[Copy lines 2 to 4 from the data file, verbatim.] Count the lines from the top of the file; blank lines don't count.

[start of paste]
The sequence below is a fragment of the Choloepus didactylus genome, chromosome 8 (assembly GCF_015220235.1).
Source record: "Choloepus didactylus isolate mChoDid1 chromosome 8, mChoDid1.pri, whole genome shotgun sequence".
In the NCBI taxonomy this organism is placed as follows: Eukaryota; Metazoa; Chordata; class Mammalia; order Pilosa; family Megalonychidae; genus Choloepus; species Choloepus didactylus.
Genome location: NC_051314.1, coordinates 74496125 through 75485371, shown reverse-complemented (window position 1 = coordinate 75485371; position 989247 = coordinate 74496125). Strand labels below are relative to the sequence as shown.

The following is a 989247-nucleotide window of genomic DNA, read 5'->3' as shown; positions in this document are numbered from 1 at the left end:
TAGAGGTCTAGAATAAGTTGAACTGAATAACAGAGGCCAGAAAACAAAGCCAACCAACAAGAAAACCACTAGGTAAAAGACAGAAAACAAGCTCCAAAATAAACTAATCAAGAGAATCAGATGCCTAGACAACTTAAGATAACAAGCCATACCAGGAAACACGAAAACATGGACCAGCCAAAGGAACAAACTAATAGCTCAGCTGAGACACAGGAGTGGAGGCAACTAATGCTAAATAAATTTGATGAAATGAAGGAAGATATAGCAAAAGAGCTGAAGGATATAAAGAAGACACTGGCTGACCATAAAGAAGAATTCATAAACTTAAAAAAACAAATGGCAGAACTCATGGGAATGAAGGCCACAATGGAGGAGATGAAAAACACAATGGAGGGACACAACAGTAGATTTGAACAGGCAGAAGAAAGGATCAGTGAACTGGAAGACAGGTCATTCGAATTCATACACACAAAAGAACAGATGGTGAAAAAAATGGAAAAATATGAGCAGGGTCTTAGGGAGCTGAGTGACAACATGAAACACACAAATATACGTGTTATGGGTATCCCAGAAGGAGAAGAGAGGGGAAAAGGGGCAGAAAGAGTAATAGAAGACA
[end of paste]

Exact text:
Source record: "Choloepus didactylus isolate mChoDid1 chromosome 8, mChoDid1.pri, whole genome shotgun sequence".
In the NCBI taxonomy this organism is placed as follows: Eukaryota; Metazoa; Chordata; class Mammalia; order Pilosa; family Megalonychidae; genus Choloepus; species Choloepus didactylus.
Genome location: NC_051314.1, coordinates 74496125 through 75485371, shown reverse-complemented (window position 1 = coordinate 75485371; position 989247 = coordinate 74496125). Strand labels below are relative to the sequence as shown.